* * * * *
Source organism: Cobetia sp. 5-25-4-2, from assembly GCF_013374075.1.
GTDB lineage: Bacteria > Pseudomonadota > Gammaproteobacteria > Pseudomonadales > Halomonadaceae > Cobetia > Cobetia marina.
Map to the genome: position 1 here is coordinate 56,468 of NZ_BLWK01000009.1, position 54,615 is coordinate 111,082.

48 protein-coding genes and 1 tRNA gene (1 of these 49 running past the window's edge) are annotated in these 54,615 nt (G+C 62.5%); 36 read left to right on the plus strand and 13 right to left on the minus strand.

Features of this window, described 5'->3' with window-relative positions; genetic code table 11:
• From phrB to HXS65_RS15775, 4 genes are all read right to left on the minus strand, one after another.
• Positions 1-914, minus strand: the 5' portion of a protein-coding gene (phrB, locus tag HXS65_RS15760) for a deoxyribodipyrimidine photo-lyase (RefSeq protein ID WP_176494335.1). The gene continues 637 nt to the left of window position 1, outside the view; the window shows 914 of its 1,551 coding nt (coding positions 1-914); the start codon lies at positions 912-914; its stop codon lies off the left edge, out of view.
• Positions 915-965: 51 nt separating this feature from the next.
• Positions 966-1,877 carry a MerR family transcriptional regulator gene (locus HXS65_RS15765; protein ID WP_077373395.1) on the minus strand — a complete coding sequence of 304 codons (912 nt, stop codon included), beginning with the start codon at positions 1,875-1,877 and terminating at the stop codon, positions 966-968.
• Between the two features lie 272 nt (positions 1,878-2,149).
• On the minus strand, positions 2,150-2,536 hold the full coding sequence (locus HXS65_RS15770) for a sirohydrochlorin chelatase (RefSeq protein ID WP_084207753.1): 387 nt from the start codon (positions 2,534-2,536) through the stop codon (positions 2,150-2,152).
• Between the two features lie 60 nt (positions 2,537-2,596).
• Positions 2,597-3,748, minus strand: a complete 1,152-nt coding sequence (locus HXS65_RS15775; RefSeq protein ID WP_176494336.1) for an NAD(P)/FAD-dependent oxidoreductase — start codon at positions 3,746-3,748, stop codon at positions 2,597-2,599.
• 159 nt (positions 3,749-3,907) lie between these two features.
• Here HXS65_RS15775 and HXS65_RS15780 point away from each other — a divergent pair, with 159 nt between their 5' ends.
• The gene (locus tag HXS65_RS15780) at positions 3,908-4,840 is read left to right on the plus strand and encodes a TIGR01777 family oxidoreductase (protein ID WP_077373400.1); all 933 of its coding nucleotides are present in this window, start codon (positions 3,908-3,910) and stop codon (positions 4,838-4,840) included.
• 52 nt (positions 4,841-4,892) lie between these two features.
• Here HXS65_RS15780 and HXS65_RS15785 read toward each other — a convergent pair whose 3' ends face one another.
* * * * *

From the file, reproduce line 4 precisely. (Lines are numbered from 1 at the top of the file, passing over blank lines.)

48 protein-coding genes and 1 tRNA gene (1 of these 49 running past the window's edge) are annotated in these 54,615 nt (G+C 62.5%); 36 read left to right on the plus strand and 13 right to left on the minus strand.